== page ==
Is humanity good or evil? Some conservative evangelicals would say that the answer to this question defines the difference between their worldview and the “secular” worldview: Christians are supposed to think that humanity is evil while secular humanists think that humanity is good. But I don’t think the answer is that simple. I think a better way to understand Christianity’s view of human nature is to say that humanity is good since we are created in the image of God, but the problem is that human beings have been dehumanized by sin, and that dehumanization is what’s evil.
When the apostle Paul writes in Romans 7 about the way he keeps on doing evil despite his desire to do good, he concludes, “Now if I do what I do not want, it is no longer I that do it, but sin that dwells within me” (Romans 7:20). In other words, human nature is not innately sinful; sin is rather a foreign object within us that colonizes and dehumanizes us like a spiritual form of cancer.
The tragic plight of being human is that we are born into a world that is actively and constantly dehumanizing us. No one escapes this problem. It’s impossible to start out with a clean slate; we always inherit the spiritual baggage and social dysfunction that our parents received from their parents. Every culture in the world has its own particular form of dehumanization that is handed down from generation to generation. Christianity refers to this innate tendency for us to be born into dehumanization as original sin.
The story of Adam and Eve in the Garden of Eden in Genesis 3 represents the origin of our problem. Many Christians take Adam and Eve to be literal historical figures, but I don’t. Since Adam is just the name for “humanity” in Hebrew, I understand Adam and Eve’s story to be an allegory that represents a negative transformative process that all of humanity has gone through, a curse that we need divine intervention to overcome.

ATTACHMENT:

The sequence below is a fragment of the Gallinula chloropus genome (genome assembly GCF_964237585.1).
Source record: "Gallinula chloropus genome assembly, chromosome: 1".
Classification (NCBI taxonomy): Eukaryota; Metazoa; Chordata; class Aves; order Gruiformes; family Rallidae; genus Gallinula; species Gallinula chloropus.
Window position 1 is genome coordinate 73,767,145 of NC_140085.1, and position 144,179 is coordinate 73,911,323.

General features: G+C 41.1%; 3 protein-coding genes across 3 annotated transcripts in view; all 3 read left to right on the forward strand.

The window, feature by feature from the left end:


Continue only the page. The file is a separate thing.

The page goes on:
In the story, God tells Adam and Eve not to eat the fruit of the tree of knowledge of good and evil for they will die on the day they eat it (Genesis 2:17). Then along comes a talking serpent who says that God is lying about the fruit (Genesis 3:4). He tells Eve it won’t kill her and that the real reason God doesn’t want her to eat it is because it will make her wise like God. Adam and Eve eat the fruit and sure enough, they don’t die, so it seems like the serpent was telling the truth and God was lying.
Except that something does die when Adam and Eve eat the fruit — their innocence. Before they eat the fruit, Genesis 2:25 says, “And the man and his wife were both naked, and were not ashamed.” Right after they eat the fruit, Genesis 3:7 says, “Then the eyes of both were opened, and they knew that they were naked.” Then when God comes walking in the garden, Adam and Eve hide, and Adam explains to God, “I heard the sound of you in the garden, and I was afraid, because I was naked.”
Nakedness is the key to understanding the story. Human beings are the only animals in the world for whom there is such a thing as nakedness. Every other animal simply has skin and sometimes fur which there is no need to cover up with external clothing. It doesn’t make sense to say they’re naked. We only talk about humans being naked because there’s an expectation for us to wear clothes. Small children could care less about being naked. It’s only when they reach the age of being preoccupied with how other people see them that nakedness becomes real to them. Nakedness is a manifestation of self-consciousness. The Adam and Eve story represents the primordial moment when human beings discovered their nakedness and stopped being innocent apes running through the jungle.